CANADIAN RAILWAY OFFICE OF ARBITRATION
CASE NO. 1356
Heard at Montreal, Wednesday, May 15, 1985
CANADIAN NATIONAL RAILWAY COMPANY
BROTHERHOOD OF MAINTENANCE OF WAY EMPLOYEES
Claim by Mr. R. Marciniw for loss of wages as a result of not being awarded the position of Group 1 Machine Operator.
BROTHERHOOD’S STATEMENT OF ISSUE:
The Union contends that Job #53 Lakehead Area, Bulletin 03/84, dated March 13, 1984, was not awarded pursuant to the relative provisions of the Collective Agreement. The senior qualified applicant Mr. R. Marciniw, was not awarded the position.
The Company contends that the dispute is not arbitrable.
FOR THE BROTHERHOOD:
(SGD.) G. SCHNEIDER
System Federation General Chairman
There appeared on behalf of the Company:
T. D. Ferens – Manager Labour Relations, Montreal
J. Russell – Labour Relations Officer, Montreal
M. Menard – Employee Relations Officer, Montreal
B. Burnell – Supervisor Maintenance of Way, Sioux Lookout
And on behalf of the Brotherhood:
G. Schneider – System Federation General Chairman, Winnipeg
T. J. Jasson – Federation General Chairman, Winnipeg
R. Y. Gaudreau – Vice-President, Ottawa
AWARD OF THE ARBITRATOR
Innumerable CROA precedents have emphasized the principle that the onus rest with the trade union to prove that compliance with the time limits for the presentation and progression of a grievance through the grievance procedure have been met. Moreover, failure to satisfy that onus leaves the Arbitrator with no discretion in providing relief. This notion was not challenged by the trade union. The collective agreement is plain, definitive and mandatory with respect to compliance.
Accordingly, the trade union argued that it had presented the grievor’s grievance at the Step II level of the grievance procedure in the ordinary course of the mail on May 30, 1984. A copy of the said grievance dispatched on the very same day through the mails was received by a trade union representative on June 1, 1984. Therefore it is argued that the company representative must have received the original document on June 1, 1984 as well.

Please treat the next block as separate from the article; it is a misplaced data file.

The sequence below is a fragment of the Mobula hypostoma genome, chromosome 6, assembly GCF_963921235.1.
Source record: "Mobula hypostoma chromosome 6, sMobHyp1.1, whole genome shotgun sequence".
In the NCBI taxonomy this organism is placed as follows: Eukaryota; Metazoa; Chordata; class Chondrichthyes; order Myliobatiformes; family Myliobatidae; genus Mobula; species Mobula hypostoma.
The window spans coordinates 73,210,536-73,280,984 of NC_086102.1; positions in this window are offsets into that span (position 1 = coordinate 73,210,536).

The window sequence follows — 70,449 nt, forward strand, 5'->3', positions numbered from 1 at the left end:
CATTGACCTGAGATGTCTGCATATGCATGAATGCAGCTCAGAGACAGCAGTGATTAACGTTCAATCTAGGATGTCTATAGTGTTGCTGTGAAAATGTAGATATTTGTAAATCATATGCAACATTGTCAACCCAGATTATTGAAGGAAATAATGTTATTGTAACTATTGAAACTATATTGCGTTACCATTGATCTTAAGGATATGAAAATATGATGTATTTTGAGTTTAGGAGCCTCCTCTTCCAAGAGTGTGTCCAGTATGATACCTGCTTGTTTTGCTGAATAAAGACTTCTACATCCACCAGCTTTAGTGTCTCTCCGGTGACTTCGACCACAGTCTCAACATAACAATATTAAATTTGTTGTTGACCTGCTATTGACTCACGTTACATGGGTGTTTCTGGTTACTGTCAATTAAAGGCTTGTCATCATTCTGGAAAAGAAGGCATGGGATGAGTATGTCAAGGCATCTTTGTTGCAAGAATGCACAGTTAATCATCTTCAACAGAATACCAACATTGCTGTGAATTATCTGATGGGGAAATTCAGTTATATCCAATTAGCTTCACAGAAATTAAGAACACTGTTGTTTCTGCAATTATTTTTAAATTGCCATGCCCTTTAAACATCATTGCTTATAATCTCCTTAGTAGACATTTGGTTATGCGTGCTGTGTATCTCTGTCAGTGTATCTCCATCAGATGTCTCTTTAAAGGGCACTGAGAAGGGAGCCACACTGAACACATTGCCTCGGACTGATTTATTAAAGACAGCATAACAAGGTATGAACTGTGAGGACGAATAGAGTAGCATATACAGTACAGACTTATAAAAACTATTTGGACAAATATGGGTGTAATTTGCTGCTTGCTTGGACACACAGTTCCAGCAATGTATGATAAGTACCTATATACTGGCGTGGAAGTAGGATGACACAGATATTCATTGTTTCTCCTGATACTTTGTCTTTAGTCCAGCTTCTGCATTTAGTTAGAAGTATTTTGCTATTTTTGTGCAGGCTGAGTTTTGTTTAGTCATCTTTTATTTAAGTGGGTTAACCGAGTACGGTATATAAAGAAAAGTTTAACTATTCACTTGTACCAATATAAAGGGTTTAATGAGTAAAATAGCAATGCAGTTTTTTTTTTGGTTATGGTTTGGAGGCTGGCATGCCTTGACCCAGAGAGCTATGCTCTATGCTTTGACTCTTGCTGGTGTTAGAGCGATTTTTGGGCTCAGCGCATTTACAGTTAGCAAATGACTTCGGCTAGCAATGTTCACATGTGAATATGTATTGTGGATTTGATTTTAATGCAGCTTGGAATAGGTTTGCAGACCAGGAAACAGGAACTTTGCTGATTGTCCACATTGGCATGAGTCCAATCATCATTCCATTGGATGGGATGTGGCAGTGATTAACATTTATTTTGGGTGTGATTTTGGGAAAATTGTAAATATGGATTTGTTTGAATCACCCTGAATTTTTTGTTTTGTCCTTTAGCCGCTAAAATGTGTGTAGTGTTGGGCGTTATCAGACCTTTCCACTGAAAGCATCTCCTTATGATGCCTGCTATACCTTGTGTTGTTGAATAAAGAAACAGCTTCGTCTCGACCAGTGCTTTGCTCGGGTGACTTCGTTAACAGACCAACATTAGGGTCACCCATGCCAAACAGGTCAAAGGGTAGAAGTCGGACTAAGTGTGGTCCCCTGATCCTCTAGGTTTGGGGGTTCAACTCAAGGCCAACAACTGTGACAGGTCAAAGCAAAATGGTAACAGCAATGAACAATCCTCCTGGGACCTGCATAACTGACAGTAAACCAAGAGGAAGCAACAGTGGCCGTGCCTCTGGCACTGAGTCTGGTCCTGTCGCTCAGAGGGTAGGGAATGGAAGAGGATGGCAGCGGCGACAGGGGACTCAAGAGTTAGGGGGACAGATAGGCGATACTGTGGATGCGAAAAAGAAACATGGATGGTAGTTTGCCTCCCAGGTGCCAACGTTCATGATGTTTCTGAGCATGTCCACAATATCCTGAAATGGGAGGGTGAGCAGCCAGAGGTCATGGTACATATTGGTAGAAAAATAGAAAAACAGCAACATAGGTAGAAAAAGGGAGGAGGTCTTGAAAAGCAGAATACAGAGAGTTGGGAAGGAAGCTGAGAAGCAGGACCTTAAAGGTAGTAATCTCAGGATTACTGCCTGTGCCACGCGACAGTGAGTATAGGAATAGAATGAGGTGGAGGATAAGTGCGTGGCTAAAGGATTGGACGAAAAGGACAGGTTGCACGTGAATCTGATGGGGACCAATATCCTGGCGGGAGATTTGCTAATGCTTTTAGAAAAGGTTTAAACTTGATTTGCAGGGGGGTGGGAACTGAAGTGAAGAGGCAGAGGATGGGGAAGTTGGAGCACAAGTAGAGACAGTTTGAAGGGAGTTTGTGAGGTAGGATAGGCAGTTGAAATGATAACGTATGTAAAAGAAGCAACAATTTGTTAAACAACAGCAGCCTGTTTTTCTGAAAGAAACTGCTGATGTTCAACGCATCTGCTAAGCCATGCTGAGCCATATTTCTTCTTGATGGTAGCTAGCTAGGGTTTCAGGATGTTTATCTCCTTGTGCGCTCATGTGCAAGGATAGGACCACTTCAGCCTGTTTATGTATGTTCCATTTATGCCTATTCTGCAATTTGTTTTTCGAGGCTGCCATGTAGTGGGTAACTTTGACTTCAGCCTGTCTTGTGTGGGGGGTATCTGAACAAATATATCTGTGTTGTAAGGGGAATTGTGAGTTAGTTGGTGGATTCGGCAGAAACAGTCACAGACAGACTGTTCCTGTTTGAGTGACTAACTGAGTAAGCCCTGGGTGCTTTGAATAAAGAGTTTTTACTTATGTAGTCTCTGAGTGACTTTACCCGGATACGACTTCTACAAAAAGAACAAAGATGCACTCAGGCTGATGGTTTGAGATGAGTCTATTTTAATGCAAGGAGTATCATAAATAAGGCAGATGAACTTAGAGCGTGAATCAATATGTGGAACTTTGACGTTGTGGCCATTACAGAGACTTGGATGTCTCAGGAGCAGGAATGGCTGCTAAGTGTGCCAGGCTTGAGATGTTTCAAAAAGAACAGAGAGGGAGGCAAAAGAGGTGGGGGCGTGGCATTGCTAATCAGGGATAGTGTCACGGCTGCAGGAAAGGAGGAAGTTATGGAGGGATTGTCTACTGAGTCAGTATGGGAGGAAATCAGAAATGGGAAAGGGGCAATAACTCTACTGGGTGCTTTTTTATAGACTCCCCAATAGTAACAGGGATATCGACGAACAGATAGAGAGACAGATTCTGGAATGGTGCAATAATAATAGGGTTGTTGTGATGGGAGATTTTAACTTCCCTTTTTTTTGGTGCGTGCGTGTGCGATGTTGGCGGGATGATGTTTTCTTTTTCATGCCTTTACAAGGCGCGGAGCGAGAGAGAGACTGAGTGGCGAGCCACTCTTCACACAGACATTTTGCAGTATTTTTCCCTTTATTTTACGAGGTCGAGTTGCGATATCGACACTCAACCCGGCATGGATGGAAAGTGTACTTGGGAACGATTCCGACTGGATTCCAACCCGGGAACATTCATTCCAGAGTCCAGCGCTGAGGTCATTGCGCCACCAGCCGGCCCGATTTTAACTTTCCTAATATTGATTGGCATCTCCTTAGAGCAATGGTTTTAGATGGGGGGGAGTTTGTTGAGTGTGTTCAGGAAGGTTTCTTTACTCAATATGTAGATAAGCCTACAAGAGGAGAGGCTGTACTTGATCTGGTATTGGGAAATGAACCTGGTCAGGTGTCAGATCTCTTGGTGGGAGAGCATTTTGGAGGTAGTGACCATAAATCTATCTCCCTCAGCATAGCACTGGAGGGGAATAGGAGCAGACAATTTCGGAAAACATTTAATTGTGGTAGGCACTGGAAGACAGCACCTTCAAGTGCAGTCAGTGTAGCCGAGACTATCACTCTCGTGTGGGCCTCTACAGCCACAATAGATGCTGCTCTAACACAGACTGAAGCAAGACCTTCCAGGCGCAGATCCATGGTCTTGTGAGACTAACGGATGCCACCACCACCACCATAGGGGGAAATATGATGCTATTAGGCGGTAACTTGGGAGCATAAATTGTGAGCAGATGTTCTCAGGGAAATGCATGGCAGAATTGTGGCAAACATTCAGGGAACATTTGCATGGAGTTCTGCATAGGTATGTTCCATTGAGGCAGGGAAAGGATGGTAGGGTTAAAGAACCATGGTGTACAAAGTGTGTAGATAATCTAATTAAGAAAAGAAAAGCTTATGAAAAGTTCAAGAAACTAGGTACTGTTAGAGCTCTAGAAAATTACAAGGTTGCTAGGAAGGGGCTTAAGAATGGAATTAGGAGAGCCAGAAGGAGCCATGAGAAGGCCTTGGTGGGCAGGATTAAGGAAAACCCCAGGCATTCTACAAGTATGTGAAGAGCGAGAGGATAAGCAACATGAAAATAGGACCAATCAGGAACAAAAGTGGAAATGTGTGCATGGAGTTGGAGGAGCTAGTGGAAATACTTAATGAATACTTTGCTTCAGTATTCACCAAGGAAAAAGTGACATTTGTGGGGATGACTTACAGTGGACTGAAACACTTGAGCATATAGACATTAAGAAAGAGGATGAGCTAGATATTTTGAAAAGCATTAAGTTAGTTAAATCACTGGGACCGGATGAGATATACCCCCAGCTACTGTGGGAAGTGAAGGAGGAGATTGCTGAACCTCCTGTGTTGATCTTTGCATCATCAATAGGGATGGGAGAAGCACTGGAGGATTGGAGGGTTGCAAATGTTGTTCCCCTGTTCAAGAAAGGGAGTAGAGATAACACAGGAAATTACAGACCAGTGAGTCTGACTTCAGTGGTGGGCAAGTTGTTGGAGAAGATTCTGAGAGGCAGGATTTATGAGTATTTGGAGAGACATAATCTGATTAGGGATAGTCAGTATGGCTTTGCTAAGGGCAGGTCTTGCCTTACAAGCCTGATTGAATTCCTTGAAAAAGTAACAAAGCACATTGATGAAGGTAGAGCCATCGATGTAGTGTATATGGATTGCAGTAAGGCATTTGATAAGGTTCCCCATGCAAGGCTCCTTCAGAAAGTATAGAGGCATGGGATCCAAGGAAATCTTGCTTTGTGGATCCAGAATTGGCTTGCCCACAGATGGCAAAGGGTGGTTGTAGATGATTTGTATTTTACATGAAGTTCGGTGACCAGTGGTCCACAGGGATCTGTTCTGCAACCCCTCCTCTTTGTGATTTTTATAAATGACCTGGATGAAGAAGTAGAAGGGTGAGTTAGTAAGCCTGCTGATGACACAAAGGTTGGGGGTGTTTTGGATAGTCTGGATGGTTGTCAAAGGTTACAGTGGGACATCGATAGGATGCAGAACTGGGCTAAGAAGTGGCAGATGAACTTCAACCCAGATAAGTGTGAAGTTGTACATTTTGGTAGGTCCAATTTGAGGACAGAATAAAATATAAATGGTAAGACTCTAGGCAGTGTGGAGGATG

The company denied it received any document dated May 30, 1984, at any relevant time. As a result, the company argued that the grievance was not processed in a manner contemplated by the mandatory time limit contained in the collective agreement. Accordingly, it is submitted that I have no choice but to deem that the grievance has been "settled".
Given that the onus of proof rests with the trade union to establish compliance with the time limits, I have no alternative but to determine that the grievor’s grievance is not arbitrable. It simply does not follow that because the trade union representative received a copy of the grievance document on June 1, 1984, that the company representative must have received it as well. The trade union’s responsibility is to ensure that its intention to advance the grievance are communicated in accordance with the prescribed time limits. And, if the trade union elects to choose the mails as its mode of communication there are means available to it to secure proof of service. The trade union simply acts at its peril in its refusal to take advantage of such services offered by Canada Post.
For the foregoing reasons the grievance is dismissed.
(signed) DAVID H. KATES